The Heritage Imaging Team has recently completed a project to digitise 901 lantern slides held in the Christian Brethren Archive. As mentioned in a previous blog post, in the case of many of these slides, we had very little contextual information, or information relating to their provenance.
The creation of a catalogue for visual material without much knowledge of origin or content presents certain challenges and concerns.
If you are unable to identify the origin of the image, and the scene it depicts, the cataloguer may be reduced to simply describing what they can see, and thus descriptions like ‘Man under tree holding stick’ are born. As there were several cataloguers involved with this project, there are further concerns in terms of the standardisation of language, as one person may decide to to describe the same moving body of water as a river, and another as a stream.
There are also challenges in terms of the elements of the image which are chosen for description. Is the weather relevant? Do you mention any figures in the background, or stick to the foreground? The cataloguer may be fairly certain that the building depicted is a school, but without any corroborating data, may have to simply describe it as a building.
Another pressing concern is the importance of employing terminology that is culturally sensitive. If the cataloguer is unfamiliar with the subject matter and the culture depicted, it is crucial to try not to make assumptions, or produce descriptions which may prove to be inaccurate.
The cataloguer is left with the options of the potential inclusion of misleading, culturally insensitive information, or catalogue descriptions that are so bland and vague as to impart no useful information at all, thus rendering them not terribly useful as finding aids.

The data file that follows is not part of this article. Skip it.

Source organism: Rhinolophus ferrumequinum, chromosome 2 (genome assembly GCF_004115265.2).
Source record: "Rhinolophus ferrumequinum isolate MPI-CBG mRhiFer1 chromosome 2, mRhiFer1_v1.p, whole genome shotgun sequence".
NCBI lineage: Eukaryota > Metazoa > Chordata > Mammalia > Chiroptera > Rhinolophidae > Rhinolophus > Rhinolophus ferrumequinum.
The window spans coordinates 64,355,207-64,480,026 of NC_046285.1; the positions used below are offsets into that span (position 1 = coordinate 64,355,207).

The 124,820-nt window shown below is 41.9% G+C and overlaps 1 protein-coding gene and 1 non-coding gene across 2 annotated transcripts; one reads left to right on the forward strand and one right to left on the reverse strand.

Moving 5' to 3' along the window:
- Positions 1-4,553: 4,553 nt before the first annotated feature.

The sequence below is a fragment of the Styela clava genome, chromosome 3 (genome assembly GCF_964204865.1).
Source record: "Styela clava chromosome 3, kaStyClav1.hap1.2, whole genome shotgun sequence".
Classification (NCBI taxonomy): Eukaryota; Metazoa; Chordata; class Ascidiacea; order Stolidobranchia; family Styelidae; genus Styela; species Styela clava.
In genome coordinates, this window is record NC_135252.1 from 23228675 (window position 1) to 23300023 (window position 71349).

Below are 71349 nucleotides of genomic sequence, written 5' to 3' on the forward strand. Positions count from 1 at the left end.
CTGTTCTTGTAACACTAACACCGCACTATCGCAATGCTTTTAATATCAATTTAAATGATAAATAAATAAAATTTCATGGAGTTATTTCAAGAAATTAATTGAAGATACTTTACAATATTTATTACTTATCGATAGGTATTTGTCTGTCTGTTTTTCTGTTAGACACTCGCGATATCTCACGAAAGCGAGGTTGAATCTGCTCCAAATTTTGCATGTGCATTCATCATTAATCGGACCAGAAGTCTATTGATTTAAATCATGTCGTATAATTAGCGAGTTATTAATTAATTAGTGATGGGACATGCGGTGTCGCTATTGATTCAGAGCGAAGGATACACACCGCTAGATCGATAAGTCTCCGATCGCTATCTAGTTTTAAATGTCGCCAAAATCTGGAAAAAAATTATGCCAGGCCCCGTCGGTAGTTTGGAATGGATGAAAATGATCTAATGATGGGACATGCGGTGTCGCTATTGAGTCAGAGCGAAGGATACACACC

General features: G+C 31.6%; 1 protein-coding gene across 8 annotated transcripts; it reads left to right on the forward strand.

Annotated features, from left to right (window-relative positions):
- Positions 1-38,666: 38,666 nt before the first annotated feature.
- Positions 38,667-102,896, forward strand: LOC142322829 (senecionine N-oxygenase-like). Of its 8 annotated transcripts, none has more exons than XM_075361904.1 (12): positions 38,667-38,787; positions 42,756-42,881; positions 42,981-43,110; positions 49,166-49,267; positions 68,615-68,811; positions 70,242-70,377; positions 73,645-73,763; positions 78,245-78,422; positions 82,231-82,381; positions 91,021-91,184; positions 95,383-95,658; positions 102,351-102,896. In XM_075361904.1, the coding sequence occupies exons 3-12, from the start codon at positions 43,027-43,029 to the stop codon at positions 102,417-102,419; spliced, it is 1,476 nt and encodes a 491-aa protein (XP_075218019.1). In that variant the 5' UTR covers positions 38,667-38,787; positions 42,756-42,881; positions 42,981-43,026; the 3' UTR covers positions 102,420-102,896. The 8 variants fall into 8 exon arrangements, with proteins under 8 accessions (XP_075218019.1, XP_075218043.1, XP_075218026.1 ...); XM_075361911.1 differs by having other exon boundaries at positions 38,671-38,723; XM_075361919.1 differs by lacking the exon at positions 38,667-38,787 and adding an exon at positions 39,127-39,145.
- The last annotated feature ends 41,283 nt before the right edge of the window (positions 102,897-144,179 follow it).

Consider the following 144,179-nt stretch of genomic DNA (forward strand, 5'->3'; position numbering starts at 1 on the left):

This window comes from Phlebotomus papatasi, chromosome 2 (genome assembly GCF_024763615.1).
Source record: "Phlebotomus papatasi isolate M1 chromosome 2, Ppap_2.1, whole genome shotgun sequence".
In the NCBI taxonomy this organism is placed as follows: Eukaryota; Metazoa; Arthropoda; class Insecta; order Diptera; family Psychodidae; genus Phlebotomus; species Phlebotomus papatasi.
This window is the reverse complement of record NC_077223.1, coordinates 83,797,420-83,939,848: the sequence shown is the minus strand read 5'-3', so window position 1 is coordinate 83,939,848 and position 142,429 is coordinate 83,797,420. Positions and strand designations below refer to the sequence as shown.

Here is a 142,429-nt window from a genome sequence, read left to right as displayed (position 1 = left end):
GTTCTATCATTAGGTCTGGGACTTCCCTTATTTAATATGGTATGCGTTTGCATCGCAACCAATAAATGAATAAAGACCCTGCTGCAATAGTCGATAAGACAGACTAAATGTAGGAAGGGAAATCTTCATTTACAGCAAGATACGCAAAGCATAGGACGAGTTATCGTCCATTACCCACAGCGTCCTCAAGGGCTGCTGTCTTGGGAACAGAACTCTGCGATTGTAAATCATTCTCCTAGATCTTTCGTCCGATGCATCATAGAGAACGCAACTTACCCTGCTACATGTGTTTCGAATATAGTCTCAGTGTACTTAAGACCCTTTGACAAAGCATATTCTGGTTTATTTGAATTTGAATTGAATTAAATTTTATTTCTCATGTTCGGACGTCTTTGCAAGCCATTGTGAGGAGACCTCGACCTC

Early on in the process of cataloguing these slides, I decided that I would prefer to avoid misrepresentation by guesswork, and to opt for the best descriptions we could create based upon what could be identified within the images.
The inclusion of information generated by those belonging to the community to which the records relate, and from experts, has become a recognised and valued technique for descriptions of community collections and archives. Now that the lantern slides are available online, I am attempting to obtain more information from members of the Brethren Archivists and Historians Network, from members of the Christian Brethren, and from academics and researchers with expert knowledge on China, Africa and race relations.
There has also been some suggestion in the archival profession that perhaps an attempt should be made to return to archive catalogues created in the past, and improve the outdated terminology used within the descriptions. A problem with this approach is that, in 100 years, elements of the language which we currently use may be considered incorrect, or potentially offensive. Furthermore, the cataloguer must consider what terminology is likely to be employed by researchers when searching for records. It may be more helpful to enhance (rather than replace) descriptions with new additional terminology, to best ensure that a catalogue remains effective.
In the course of this project, I have come to appreciate again that the language used in archival description is important. The use of participatory description is significant and necessary, as we aim to be inclusive custodians of cultural memory.
There are archivists at the State Archives of Pennsylvania and at Elizabethtown College (in Pennsylvania) that are pretty knowledgeable about the Christian Brethren and may be able to assist with identifying or labeling some of your photos. If you’re looking for more assistance, I’d recommend contacting the reference departments at either institution.
Reblogged this on Reading Race, Collecting Cultures and commented:
This week I (Hannah) met with Jessica Smith, Archivist for the Christian Brethren Archive held at the University of Manchester Library. This collection contains, amongst other things, a large number of lantern slides of the Brethren’s missionary work in India, China and Africa during the early 20th Century. All of which are now digitised and available via the University’s open access image database.
Our conversation quickly got onto the challenges of archiving material from colonial times; how to do it in a way that is accurate, useful for research purposes, but also culturally sensitive.
Here is Jessica’s recent blog post about this topic – very interesting food for thought.
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